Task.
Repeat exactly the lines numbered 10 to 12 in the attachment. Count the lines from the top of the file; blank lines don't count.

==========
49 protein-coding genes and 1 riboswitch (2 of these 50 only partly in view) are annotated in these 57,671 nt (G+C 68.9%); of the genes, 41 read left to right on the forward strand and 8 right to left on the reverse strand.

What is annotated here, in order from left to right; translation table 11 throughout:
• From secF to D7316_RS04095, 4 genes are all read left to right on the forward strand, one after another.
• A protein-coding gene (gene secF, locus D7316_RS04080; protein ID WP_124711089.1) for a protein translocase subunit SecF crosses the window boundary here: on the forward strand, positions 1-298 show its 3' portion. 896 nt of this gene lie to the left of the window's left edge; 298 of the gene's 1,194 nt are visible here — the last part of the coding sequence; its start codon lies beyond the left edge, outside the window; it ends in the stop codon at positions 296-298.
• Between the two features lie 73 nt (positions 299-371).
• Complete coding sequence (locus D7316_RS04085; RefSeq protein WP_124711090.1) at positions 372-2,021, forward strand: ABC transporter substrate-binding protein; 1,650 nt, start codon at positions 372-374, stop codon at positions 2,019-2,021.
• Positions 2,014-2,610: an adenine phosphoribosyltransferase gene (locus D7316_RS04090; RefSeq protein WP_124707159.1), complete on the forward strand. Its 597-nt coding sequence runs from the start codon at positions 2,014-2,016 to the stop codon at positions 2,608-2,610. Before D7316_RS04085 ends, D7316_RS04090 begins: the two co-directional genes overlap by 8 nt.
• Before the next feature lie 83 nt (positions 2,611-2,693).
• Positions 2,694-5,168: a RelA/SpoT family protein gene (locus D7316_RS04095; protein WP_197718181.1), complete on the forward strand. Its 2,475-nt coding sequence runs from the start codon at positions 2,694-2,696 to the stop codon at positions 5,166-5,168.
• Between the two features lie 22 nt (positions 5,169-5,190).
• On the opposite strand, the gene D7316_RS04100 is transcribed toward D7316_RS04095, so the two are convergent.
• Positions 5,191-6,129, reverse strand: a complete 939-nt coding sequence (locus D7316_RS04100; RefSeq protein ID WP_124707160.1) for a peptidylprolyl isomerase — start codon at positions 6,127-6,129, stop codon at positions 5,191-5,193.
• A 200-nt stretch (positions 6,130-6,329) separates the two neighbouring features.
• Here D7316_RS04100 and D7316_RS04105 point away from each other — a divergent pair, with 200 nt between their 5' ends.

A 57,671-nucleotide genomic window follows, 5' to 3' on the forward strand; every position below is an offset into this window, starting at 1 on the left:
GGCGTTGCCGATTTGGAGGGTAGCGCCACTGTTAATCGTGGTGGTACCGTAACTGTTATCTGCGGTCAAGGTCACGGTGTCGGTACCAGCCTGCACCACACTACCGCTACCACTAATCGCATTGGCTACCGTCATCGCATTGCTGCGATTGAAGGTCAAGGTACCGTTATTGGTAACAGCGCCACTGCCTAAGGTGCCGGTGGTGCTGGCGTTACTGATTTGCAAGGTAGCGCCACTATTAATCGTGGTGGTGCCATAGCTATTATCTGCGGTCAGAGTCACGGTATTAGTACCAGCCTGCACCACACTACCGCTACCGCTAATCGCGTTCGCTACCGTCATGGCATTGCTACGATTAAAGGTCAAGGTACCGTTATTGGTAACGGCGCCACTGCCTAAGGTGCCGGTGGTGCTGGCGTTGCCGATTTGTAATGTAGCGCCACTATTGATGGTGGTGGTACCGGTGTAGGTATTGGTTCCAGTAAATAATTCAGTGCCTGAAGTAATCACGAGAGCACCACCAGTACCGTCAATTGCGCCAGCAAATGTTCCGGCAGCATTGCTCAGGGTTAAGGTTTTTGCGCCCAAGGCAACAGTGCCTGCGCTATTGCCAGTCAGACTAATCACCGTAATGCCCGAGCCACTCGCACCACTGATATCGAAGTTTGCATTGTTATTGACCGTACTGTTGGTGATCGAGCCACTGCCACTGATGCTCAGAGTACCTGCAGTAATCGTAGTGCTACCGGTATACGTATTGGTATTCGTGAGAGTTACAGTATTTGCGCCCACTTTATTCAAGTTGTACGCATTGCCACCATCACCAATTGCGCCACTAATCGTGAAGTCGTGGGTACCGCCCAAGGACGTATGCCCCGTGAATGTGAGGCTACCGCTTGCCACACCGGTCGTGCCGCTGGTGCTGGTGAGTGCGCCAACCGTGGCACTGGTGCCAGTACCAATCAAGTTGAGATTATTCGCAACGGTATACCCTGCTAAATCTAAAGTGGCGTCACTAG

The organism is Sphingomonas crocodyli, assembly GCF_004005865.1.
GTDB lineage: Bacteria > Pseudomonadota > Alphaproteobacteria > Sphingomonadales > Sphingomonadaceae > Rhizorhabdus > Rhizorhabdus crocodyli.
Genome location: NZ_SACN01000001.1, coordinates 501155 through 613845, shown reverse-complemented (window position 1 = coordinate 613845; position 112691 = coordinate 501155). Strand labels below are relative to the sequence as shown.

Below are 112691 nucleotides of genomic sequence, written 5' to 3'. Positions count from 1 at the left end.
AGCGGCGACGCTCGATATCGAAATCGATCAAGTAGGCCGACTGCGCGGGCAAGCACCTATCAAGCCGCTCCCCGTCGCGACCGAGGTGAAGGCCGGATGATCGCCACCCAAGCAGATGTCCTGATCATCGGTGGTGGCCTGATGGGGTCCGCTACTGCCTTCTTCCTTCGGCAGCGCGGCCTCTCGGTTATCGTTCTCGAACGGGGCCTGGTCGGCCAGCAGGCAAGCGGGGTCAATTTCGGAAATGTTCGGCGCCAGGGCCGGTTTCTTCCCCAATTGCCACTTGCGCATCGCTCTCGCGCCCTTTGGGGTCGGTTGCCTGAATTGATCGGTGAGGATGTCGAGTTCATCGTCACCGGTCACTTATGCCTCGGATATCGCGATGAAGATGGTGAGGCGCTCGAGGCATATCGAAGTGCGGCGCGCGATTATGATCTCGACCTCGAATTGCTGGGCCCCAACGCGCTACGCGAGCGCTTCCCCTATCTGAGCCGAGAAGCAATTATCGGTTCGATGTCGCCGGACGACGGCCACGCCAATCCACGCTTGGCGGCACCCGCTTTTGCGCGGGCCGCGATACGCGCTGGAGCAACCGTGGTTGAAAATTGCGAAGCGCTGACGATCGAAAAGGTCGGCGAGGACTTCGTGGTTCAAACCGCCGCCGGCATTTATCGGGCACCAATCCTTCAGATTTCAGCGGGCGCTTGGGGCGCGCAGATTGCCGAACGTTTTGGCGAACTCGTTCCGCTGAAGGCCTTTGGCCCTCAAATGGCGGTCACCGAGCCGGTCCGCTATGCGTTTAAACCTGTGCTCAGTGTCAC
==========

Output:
• Between the two features lie 22 nt (positions 5,169-5,190).
• On the opposite strand, the gene D7316_RS04100 is transcribed toward D7316_RS04095, so the two are convergent.
• Positions 5,191-6,129, reverse strand: a complete 939-nt coding sequence (locus D7316_RS04100; RefSeq protein ID WP_124707160.1) for a peptidylprolyl isomerase — start codon at positions 6,127-6,129, stop codon at positions 5,191-5,193.